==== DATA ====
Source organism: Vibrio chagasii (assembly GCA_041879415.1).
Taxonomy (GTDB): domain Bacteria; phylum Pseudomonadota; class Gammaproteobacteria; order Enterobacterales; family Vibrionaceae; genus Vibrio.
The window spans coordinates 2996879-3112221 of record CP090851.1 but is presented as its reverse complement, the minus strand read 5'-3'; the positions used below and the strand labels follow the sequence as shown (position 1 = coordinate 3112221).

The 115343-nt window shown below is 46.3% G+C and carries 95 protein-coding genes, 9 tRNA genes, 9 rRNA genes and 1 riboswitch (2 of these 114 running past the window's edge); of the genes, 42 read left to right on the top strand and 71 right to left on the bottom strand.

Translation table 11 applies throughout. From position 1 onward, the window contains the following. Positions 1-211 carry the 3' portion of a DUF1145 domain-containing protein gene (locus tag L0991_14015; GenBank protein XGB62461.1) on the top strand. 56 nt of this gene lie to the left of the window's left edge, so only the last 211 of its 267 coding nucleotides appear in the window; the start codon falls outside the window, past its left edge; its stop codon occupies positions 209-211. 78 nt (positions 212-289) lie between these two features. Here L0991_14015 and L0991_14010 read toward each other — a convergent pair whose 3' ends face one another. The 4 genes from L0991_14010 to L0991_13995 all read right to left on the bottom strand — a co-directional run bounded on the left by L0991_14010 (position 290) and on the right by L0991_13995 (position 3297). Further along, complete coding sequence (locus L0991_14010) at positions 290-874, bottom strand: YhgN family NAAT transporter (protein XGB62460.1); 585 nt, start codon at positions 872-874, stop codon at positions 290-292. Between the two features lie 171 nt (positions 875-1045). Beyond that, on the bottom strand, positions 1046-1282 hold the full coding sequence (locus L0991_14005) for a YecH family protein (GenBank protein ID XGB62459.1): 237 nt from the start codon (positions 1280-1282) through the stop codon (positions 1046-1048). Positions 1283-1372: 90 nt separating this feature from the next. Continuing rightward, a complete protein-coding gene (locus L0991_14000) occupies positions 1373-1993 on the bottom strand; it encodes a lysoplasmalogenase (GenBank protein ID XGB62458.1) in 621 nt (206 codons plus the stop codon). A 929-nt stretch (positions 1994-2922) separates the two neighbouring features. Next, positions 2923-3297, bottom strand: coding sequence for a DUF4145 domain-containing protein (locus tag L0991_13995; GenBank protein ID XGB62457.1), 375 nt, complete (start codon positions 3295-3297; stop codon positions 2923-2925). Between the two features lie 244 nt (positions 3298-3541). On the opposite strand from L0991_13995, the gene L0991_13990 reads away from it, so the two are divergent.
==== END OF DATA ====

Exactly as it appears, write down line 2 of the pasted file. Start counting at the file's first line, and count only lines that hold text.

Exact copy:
Taxonomy (GTDB): domain Bacteria; phylum Pseudomonadota; class Gammaproteobacteria; order Enterobacterales; family Vibrionaceae; genus Vibrio.